• LISP Team

Rob Vogt, Flash Fiction Finalist, LISP 2nd Quarter 2020

Click HERE to read Rob's story

- Can you please tell us about your daily life?

I currently teach English at an all-boys high school on Chicago's South Side, where my students are often loud, impulsive, smelly, and awesome. Living and working in their midst provides an endless stream of creative fodder. - When did you start writing? How often do you write?  For many years, I was a voracious reader and sporadic writer. In 2009 The Prairie Light Review published two of my short stories, which motivated me to keep writing. Since then, my publication credits include a poem that was nominated for the 2010 Pushcart Prize anthology and two short stories that were published by the Ernest Hemingway Foundation of Oak Park (Illinois). - How does it feel to have your work recognised?

It's a privilege, an honor, and a blessing. I can't speak for anyone else, but whenever my writing is published -- no matter the outlet or platform -- I find myself walking on air for days. Sometimes even longer. - What's the best thing and the hardest thing about writing a Flash-Fiction? 

The best thing is that flash fiction is immediate. It is here and now. There's no time for meandering, posturing, or pontificating (all of which lead to lousy writing anyway). The hardest thing is deciding which parts of the story to include, which ones to imply, and which parts to leave out altogether. Try paring a 500-word story down to 350. Or 350 down to 100. Is it possible? Of course. But the revised stories are generally quite different from the originals. -  How did you come up with the idea for your LISP selected story? Is there a story behind your story? And, how long have you been working on it?

During the summer of 2013, I was mildly attacked by a bird near the end of a 10-mile hike. A painful hangover sparked the idea of an Alcoholics Anonymous sponsor, though I'd never been to a meeting. I went home and wrote a nice little poem that was quickly and decisively rejected by every magazine I sent it to. Last winter I rewrote the poem as a piece of flash fiction, and six months later, by the grace of God, that piece caught the eye of the fine folks at LISP. - Can you please give us a few tips about writing a 300-word flash-fiction story?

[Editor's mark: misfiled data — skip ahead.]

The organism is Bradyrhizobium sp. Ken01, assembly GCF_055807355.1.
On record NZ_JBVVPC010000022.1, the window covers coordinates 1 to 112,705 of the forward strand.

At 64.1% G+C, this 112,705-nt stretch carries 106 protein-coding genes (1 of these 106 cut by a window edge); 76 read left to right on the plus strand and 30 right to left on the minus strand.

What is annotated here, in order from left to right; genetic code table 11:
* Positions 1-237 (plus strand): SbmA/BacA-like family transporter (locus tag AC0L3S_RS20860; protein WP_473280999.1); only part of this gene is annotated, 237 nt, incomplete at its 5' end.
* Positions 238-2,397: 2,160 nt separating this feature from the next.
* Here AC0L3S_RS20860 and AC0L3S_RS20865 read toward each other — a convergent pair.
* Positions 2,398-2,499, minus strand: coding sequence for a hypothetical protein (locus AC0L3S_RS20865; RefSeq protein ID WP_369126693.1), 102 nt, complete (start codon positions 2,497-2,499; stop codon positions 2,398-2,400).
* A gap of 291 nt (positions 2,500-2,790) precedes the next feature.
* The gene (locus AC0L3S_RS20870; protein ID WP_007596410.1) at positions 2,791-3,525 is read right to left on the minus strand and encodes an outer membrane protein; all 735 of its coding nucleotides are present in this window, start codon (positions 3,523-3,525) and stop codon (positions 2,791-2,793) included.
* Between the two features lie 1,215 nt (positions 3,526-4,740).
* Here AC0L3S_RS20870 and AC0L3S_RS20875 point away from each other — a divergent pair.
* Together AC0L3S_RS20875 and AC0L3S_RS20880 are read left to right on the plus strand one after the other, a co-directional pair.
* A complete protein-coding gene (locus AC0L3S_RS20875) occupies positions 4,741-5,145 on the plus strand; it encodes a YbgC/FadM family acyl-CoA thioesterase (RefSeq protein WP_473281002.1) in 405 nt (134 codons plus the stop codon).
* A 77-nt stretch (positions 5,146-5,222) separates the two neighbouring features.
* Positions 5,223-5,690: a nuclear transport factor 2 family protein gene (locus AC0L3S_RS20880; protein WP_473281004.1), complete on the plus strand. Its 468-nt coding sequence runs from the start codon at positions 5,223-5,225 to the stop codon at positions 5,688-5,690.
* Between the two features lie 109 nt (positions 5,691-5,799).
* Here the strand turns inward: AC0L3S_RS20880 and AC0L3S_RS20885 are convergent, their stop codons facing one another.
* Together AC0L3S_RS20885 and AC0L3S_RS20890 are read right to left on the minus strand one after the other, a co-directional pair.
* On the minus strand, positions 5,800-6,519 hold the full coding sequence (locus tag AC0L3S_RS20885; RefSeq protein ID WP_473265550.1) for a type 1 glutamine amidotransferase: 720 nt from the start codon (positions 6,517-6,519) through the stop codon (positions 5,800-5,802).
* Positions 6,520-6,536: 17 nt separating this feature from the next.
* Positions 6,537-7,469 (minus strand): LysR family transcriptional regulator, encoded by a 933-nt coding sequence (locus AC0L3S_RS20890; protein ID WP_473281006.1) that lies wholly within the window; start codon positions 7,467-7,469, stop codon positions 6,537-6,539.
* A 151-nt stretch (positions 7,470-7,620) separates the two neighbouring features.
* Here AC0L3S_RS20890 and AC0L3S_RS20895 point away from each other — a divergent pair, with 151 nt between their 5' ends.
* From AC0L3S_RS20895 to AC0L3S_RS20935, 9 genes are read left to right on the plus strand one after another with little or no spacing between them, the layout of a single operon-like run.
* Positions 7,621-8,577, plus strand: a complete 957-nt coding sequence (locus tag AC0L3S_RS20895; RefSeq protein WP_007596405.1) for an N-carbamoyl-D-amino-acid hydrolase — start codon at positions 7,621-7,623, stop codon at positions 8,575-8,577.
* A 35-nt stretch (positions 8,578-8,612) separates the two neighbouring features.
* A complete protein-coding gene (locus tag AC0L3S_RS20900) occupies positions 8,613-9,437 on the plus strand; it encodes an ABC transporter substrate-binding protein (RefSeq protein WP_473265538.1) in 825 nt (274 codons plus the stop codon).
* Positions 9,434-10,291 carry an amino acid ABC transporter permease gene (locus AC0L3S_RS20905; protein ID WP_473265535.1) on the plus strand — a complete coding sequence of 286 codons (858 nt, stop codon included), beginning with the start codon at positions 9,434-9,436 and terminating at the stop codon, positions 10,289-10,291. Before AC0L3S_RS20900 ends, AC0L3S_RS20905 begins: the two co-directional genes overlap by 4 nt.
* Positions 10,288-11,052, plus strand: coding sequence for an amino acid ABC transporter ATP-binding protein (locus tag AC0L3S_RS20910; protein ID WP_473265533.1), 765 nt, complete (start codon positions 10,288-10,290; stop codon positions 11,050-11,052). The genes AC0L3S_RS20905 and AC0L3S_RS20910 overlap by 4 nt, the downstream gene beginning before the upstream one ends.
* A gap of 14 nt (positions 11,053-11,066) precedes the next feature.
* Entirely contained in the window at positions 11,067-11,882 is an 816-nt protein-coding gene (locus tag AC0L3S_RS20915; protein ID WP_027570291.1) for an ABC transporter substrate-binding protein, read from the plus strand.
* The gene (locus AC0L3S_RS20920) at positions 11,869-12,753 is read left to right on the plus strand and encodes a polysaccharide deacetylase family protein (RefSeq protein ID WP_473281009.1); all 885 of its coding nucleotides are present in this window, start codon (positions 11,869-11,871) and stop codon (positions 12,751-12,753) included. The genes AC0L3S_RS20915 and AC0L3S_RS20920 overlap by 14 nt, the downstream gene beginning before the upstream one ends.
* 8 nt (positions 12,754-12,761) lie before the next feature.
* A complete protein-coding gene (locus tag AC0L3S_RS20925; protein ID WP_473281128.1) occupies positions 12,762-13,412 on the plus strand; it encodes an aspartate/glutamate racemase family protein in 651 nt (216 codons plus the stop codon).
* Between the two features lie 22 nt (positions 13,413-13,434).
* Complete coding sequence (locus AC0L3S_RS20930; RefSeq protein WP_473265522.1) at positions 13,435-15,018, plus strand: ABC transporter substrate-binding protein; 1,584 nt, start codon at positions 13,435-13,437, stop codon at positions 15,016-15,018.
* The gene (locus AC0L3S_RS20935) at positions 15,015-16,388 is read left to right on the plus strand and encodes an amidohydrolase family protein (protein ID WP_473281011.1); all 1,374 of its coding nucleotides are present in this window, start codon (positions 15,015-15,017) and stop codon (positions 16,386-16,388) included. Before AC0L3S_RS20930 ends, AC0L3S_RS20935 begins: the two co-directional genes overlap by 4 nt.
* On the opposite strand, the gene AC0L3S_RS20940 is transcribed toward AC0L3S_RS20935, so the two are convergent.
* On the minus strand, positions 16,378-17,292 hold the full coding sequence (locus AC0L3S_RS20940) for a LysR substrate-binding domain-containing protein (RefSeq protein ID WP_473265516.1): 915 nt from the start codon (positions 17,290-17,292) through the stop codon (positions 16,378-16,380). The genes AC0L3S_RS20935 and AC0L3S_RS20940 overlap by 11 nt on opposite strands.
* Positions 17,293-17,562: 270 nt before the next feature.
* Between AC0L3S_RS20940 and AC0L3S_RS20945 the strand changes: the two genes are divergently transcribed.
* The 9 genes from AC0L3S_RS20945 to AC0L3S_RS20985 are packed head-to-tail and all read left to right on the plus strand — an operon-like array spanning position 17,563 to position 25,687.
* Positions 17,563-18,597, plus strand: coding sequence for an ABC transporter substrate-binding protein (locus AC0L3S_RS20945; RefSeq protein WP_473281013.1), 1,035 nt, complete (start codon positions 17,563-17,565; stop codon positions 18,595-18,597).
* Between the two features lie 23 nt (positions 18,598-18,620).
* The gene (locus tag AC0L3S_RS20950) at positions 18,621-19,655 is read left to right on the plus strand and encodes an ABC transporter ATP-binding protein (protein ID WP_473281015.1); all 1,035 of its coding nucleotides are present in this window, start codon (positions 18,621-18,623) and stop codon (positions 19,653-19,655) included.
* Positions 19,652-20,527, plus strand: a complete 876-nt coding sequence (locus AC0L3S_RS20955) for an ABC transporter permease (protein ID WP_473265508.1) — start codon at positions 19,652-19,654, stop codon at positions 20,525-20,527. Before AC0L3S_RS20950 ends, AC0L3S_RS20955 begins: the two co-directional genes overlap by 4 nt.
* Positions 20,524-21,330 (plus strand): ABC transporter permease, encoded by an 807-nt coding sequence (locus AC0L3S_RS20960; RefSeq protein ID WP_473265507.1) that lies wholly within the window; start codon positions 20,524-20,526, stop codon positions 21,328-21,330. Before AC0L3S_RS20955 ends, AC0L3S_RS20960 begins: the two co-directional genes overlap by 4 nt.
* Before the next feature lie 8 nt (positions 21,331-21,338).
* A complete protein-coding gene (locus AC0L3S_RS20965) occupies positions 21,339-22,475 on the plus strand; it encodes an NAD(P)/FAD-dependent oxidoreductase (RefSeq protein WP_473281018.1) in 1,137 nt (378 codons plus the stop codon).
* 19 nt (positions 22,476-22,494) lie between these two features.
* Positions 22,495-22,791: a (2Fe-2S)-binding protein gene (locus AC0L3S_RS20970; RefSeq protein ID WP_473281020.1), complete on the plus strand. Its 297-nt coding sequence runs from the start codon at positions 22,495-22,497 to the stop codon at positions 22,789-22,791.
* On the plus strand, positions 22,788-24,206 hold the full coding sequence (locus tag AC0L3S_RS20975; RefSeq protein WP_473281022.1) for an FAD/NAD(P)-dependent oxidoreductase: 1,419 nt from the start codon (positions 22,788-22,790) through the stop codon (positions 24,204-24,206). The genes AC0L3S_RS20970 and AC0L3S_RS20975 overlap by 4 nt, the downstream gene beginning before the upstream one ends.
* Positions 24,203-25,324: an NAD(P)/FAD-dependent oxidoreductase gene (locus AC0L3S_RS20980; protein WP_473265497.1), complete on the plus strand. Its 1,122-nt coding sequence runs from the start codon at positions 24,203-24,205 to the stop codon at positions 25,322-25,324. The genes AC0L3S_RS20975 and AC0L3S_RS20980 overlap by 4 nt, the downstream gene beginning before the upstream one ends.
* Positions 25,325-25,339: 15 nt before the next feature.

Start with a moment -- an action, a thought, a memory, whatever -- and go, go, GO. Write at least one draft that's longer than 300 words; if you don't, the 300 you finally settle on probably won't be very good. Save your earlier drafts, no matter how crappy they seem at the time. You never know when you'll want to go dumpster diving to retrieve a salvageable nugget or two. 

- What's the best thing and the hardest thing about writing competitions?

The best thing is the incredible rush that comes with publication. The worst thing is the lack of feedback. Rejection without feedback isn't helpful or instructive -- it's just discouraging. 

-Lastly, do you recommend the writers to give it a go on flash fiction story and LISP? Absolutely. Also to "give it a go" in other genres with which they're not terribly familiar. This will force them to exercise different "writing muscles" than they normally do, and it might even provide a better "fit" for the stories they're trying to tell (as it did with my original "poem").



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